There is no specific symptom associated with portal hypertension. The chances of developing this disease increase with diseases of the liver such as cirrhosis. The complications or symptoms associated with portal hypertension are:
Treatment of portal hypertension is focused on the prevention and management of the complications associated with the disease, especially bleeding. The severity of the disease is dependent on the extent of liver function. Modification in diet, medications, surgery and endoscopic procedure can help combat the complications of portal hypertension.
Higher mortality and morbidity rates are reported in patients with severe and persistent gastrointestinal hemorrhage. 90% of complicated cases (due to cirrhosis) of portal hypertension cause variceal hemorrhage.
The mortality rate of the patients who show the first episode of variceal hemorrhage is around 50%, while that with known diagnosis of esophageal varices is 30%.
Patients who report at least one episode of bleeding from the esophageal varices have 80% chances of re-bleeding within 1 year. In patients with esophageal varices, complications arising from immune, cardiovascular, pulmonary, cardiovascular systems contribute to around 20-65% of the deaths .
Cirrhosis of the liver is the most important cause of portal hypertension. Cirrhosis is the aftermath (healing) of the liver injury which is caused by hepatitis, or excessive alcohol consumption. The scar in the liver, which is caused due to cirrhosis, blocks the flow of blood through this organ affecting its function.
There are some other causes of portal hypertension namely:
Portal hypertension is the most common manifestation of the liver. In the United States, the deaths associated with the liver cirrhosis (of which portal hypertension is a manifestation) is around 30,000. The international data for portal hypertension is not known, though 30% and 70% of patients with compensated and decompensated cirrhosis respectively suffer from portal hypertension at the time of diagnosis.
In Sub-Saharan Africa, Sudan and Egypt, the most common cause of portal hypertension is Schistosomiasis, while in South America, the Far-East and Southeast Asia, hepatitis B contribute to this condition.
More than 60% of the patients with cirrhosis (which eventually causes portal hypertension) are men; hence gender plays a significant important role in the etiology of the disease. Among children, portal vein thrombosis and secondary biliary cirrhosis contribute to esophageal varices  .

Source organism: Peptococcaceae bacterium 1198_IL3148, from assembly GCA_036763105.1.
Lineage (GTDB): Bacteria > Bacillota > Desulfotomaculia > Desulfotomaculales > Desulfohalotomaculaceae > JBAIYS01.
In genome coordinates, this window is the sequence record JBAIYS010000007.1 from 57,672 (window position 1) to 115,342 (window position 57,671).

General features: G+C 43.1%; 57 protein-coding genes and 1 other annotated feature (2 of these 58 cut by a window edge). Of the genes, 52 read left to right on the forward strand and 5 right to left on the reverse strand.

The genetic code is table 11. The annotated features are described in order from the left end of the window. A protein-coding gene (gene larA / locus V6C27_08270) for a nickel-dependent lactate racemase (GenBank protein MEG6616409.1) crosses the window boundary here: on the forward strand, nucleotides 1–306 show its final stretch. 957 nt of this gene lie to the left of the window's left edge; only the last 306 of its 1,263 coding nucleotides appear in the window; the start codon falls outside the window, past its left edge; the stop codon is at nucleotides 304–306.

Portal vein carries the blood from the large and small intestine, stomach and spleen to the liver. Any obstruction of this vein can cause complications leading to portal hypertension.
This change causes an increase in the venous pressure, leading to development of collateral circulation which diverts the blood to the systemic veins. High portal pressure is responsible for the development of the portosystemic collaterals, including esophageal varices   .
When there is an increase in blood pressure in the system of veins referred to as a portal system, it is called portal hypertension.
Normal portal pressure ranges between 5 mmHg and 10 mmHg. Generally a portal blood pressure of greater than 12 mmHg causes complications such as ascites and varices. Two factors that contribute to the development of portal hypertension are vascular resistance and blood flow .
Obstruction in the portal vein (the blood vessel that carries blood from the intestines, stomach and spleen to the liver) leads to the development of collateral circulation, causing portal hypertension.
Though there are no specific symptoms of the disease, blood in the stool or in vomit can be considered as reason enough to visit the doctor. Some of the other symptoms of portal hypertension are
Though the treatment of the disease remains a challenge, management strategy of disease is focused on the prevention of the complications. Beta-blockers and lactulose are some medications which are prescribed to patients with portal hypertension. Treatment with endoscopic therapy has been proved to be most effective.